Fort Lauderdale, Fla., June 7, 2013 Mandatory influenza (flu) vaccination, as a condition of employment, did not lead to excessive voluntary termination, according to a four-year analysis of vaccination rates at Loyola University Medical Center in Maywood, IL.
Flu infections result in approximately 150,000 hospital admissions and 24,000 deaths annually.1 The Centers for Disease Control and Prevention (CDC) recommends that all healthcare personnel (HCP) receive the annual flu vaccine, yet the national average for HCP vaccination is only 64 percent.
Infection control and prevention specialists at Loyola worked with a multidisciplinary task force to develop a facility-wide policy that made flu vaccination a condition of employment. Their successful approach will be presented on Sunday, June 9, at the 40th Annual Conference of the Association for Professionals in Infection Control and Epidemiology (APIC).
"`First, do no harm' is our mandate as healthcare workers," said Dr. Jorge Parada, MD, MPH, FACP, FIDSA, study author and professor of medicine at Loyola University Chicago Stritch School of Medicine. "We should do all we can to not pass along illness to our patients."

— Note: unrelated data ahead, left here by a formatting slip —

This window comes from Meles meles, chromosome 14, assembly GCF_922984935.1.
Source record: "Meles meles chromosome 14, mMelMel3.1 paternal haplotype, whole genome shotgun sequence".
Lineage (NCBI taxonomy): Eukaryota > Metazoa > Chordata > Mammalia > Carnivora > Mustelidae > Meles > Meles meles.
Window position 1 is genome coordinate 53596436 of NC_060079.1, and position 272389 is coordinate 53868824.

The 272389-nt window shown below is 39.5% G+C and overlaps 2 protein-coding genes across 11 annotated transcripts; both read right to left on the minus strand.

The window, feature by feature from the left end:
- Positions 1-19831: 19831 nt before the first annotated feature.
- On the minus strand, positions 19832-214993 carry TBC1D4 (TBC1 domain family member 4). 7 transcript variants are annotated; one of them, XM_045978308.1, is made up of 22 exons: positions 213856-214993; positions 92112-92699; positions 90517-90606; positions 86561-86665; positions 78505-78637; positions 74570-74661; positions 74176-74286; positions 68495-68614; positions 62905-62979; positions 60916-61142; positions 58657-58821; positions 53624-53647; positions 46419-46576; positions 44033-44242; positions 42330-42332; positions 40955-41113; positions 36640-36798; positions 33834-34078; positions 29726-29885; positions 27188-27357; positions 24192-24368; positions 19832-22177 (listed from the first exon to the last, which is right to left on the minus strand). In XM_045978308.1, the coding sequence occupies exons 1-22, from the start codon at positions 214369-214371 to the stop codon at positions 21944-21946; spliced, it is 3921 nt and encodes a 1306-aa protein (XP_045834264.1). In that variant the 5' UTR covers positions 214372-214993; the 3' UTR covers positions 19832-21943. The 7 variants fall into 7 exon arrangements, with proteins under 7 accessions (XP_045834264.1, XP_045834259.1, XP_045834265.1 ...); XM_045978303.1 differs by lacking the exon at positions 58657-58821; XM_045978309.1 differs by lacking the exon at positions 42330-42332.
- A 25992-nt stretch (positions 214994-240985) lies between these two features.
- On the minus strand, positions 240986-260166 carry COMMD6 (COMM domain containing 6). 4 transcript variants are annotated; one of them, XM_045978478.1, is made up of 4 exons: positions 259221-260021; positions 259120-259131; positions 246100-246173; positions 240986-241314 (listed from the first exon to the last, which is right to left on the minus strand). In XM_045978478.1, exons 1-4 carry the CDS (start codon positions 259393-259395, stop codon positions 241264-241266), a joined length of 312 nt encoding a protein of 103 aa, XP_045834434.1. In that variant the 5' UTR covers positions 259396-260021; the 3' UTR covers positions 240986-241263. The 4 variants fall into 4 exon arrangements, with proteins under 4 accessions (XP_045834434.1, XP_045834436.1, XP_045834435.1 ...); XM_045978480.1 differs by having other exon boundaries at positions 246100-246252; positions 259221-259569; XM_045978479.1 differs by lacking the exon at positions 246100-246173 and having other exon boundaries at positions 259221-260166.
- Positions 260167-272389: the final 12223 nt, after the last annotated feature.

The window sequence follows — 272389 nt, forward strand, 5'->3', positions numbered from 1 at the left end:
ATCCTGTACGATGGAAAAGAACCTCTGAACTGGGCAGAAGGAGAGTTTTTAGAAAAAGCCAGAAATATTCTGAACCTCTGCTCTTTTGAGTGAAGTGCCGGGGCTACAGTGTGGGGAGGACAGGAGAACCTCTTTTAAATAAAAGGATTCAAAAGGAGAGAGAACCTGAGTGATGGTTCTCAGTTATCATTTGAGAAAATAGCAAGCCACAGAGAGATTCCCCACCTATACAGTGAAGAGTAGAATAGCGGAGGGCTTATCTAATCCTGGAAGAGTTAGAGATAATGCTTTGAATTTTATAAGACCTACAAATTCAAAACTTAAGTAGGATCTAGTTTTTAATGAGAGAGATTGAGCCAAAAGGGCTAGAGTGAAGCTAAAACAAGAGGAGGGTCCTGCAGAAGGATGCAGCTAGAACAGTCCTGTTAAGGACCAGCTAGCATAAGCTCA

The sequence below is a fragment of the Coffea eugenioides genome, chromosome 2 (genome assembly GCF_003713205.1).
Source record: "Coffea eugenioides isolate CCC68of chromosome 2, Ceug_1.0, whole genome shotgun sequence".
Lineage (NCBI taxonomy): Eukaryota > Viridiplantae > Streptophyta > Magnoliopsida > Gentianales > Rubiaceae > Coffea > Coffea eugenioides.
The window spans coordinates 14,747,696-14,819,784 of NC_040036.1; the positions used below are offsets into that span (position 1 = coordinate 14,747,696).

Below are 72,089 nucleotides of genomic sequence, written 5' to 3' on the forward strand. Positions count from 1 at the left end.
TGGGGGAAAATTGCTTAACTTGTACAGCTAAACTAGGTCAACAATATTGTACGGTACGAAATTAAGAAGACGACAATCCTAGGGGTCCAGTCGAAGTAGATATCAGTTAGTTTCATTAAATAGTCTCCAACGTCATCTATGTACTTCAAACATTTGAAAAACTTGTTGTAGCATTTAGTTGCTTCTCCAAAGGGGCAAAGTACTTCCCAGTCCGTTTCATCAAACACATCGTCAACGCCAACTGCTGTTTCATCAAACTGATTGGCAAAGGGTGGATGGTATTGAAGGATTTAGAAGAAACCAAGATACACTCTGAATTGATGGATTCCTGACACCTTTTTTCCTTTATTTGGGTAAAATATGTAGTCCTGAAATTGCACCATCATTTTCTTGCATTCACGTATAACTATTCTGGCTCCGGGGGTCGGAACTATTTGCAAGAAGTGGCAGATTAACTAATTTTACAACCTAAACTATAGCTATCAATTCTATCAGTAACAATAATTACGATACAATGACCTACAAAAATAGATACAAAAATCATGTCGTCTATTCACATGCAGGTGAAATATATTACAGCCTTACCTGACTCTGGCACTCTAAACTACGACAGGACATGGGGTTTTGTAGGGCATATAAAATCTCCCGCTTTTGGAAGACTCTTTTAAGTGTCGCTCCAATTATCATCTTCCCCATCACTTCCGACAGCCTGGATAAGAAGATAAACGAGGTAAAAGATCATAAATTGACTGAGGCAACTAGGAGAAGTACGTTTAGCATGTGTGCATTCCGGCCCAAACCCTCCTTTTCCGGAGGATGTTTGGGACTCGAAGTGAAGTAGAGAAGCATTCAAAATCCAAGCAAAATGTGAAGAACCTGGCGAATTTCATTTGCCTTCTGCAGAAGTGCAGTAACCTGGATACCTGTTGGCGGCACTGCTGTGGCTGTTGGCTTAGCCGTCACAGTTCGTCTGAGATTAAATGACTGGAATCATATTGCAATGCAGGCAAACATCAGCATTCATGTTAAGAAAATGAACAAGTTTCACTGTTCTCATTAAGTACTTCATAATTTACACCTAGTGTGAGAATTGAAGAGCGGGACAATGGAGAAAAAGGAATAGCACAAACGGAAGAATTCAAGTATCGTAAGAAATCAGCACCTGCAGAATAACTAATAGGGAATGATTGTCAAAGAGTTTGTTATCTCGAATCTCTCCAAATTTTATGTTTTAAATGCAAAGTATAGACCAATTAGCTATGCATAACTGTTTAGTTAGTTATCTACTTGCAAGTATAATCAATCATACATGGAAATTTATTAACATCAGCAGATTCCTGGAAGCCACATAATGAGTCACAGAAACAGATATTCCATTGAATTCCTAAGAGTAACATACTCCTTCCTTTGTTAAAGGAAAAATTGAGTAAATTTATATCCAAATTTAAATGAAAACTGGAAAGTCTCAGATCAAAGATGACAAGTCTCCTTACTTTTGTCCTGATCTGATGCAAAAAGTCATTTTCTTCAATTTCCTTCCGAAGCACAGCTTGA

As one of the first medical centers in the country to implement mandatory flu vaccination, Loyola began with the full backing of the hospital's senior leadership. They introduced an active declination system in 2008 HCPs were no longer allowed to simply not bother to get influenza vaccination, instead they were required by Employee Health to state "yes" or "no" when asked to be vaccinated and to provide reasoning for why they declined the vaccine. This brought the center's overall vaccination rate up to 72 percent, well above the CDC's goal of more than 60 percent of HCPs vaccinated, but the hospital aimed higher.
"This was still
|Contact: Jennifer Crawford|
Association for Professionals in Infection Control